Then began another extended break. At this time we were given the room keys and sent to our respective suites to set up camp (I was in room 478). At this time a scavenger hunt took place, involving many of the participants. Then dinner ended the madness, followed by a longer break in which people wishing to enter the talent show had to register. At 9.00pm the dance took place in the ballroom. I entered with the map and pen in tow, and many of the people seated at the tables surrounding the dance podium looked over to examine it. When the music selection became significantly louder, I left to go outside to the Warm Fuzzy Board (which was just a mesh of Post-It notes compared to Youth-to-Youth's practice of folding papers and separating the boards by surname).

It was when I started for the board to check the notices when a girl that had just exited the dance stopped me. Thus began another infatuation. Kathy, a girl who had come from Jersey City, had said that she had been following me outside after she had heard of the map. My intention was just to discuss the map, as I usually did with people that gawked, but immediately it evolved into a full personal inquiry. The girl was an animé enthusiast and had drawn an animé girl to post on the board (it only stayed up the next day for twelve hours or so). Her school district was the largest that had come to the summit. Like me, she had not danced and had not been instructed as to how. And at dinner the following night, she would become the only recorded contact in my binder and a new person in my Yahoo! Messenger contact list.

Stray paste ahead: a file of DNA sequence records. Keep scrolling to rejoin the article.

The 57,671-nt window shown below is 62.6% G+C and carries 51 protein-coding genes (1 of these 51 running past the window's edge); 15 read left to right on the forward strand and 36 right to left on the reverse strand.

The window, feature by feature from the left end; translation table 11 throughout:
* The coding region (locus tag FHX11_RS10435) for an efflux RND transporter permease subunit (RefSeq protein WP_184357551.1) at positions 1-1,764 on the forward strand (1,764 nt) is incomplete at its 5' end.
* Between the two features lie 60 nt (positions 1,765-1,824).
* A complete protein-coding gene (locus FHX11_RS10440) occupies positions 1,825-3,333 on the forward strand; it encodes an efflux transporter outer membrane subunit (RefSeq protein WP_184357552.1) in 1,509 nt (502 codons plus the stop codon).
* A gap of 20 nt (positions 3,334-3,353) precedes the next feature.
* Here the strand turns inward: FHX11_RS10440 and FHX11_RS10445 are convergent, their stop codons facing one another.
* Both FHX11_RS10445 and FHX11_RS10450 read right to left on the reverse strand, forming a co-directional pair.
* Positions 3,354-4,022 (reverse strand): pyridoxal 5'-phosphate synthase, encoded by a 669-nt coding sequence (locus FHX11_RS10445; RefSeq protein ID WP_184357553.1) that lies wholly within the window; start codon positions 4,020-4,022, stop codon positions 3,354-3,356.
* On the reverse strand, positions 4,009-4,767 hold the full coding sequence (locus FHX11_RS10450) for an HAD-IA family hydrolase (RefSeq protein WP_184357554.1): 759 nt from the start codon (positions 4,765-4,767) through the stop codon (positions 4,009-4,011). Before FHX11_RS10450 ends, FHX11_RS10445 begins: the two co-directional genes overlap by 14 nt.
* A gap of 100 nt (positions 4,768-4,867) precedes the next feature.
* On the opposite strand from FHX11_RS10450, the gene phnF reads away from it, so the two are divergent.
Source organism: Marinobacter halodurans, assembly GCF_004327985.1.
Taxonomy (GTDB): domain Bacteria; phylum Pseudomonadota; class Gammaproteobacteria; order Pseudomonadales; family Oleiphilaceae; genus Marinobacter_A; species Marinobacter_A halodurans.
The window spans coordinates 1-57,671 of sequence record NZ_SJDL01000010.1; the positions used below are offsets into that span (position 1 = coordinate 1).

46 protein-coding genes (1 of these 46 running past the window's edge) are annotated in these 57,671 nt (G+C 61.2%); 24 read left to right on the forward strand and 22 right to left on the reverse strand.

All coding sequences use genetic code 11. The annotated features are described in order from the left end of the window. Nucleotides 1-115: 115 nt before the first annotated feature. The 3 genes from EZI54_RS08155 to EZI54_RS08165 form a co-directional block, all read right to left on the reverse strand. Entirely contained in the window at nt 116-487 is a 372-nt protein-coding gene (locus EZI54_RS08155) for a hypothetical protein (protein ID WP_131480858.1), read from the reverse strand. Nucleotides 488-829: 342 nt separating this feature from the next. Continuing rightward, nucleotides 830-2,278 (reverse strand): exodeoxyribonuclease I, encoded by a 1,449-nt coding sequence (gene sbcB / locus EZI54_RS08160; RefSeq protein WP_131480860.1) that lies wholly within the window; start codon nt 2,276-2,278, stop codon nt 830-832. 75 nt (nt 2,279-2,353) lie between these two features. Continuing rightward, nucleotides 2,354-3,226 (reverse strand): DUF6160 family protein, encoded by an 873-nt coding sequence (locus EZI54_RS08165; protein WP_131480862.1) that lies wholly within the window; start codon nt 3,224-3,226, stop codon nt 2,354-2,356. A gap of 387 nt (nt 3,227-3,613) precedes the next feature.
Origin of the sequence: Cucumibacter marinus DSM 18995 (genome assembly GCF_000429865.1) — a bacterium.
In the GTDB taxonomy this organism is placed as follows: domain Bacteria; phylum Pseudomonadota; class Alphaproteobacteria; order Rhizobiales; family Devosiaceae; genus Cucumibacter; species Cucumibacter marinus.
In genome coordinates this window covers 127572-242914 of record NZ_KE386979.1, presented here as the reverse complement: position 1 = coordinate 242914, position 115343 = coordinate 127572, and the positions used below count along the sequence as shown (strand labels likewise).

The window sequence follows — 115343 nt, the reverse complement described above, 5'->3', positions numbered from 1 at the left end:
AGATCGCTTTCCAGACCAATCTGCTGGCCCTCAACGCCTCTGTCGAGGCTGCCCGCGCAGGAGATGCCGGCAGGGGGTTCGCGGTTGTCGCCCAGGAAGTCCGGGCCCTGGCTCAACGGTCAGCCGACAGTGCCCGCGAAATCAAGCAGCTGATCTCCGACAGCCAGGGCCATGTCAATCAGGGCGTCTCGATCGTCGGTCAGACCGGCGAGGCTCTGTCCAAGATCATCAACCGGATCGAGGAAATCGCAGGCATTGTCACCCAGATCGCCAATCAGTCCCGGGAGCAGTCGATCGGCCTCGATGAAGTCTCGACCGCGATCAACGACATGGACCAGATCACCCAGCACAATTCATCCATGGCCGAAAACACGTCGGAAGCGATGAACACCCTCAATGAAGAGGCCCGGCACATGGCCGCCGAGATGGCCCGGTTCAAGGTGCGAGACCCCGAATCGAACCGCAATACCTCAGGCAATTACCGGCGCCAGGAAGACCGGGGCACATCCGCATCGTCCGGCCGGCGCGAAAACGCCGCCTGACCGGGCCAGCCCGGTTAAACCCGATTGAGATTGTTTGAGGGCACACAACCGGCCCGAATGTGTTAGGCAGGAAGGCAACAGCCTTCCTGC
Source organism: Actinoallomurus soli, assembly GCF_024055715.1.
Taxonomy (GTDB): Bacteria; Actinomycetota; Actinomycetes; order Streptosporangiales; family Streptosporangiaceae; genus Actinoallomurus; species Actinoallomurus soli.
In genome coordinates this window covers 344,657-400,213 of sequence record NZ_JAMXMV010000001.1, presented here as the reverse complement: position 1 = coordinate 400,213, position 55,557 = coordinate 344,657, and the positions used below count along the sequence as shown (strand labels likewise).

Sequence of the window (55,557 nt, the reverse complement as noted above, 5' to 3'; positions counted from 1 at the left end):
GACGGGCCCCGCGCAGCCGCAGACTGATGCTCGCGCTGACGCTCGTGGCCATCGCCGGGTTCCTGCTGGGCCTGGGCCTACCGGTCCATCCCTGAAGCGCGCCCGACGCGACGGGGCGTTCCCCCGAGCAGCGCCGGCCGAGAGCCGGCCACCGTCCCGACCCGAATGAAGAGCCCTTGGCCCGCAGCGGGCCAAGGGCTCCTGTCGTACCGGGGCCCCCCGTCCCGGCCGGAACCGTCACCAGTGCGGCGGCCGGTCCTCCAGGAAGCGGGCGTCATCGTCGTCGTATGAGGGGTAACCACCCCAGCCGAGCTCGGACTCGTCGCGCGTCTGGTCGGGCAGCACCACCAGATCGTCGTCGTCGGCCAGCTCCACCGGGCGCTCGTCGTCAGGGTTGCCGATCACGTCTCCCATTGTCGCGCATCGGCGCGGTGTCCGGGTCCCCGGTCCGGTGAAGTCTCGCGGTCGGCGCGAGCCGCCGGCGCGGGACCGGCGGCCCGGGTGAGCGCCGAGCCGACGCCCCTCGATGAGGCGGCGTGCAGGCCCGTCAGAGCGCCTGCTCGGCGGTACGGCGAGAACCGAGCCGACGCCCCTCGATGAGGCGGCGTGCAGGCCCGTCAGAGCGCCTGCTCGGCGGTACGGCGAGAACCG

The next day played host to two conferences. After breakfast yet another speaker walked up and urged us to stand from our seats in an attempt to defeat the adage of sitting and listening. After that we had our break and then proceeded to the ballrooms below to attend workshops. The first one I attended was a course on drinking, drugs, and driving; the presenter, a former Kentucky state police officer, made his point using the images of a gavel, body bag, and handcuffs to hit home into the heart. The second I attended was a course that attempted to defeat prejudice resulting from diversity; here we teamed up with another that was visually different from ourselves and discussed the concept with them, and then we broke into four and did the same after introducing ourselves using each other as a medium. After that we had our two-hour break before dinner and a presentation by Motivational Productions, followed by a half-hour break, two fuzzies for my map and the talent show, which we left early from when many of us were tired.

Today we were given coloured cards and told to organise in ballrooms with people holding cards of our colour. In these ballrooms we discussed possible improvements to the youth programme, which included emphasis on group activities to cut out the excessive free time and the selection of speakers that cut to the chase and bring in interaction rather than ramble on. I was very sad to leave the hotel this afternoon as I searched for people to commiserate with before the group left for Brigantine once more. Along way I was laughing for the first time other than being with Kathy when Jacob (who was envious over how I seemingly attracted girls) had the audacity to throw food out the window as we sped along the SR18 motorway out of New Brunswick.

For some reason I had the feeling that a particular person there had an account on the Pokémon Community, but that may have been my senses going haywire. It's taking me a bit of effort to get back to my normal routine after being out at this summit. It was a lot easier when I left Youth to Youth....

2 comments:

Jess said...

You were in New Brunswick? I live in Nova Scotia. XP

Crystal Walrein said...

New Brunswick in this article is actually a city in central new Jersey.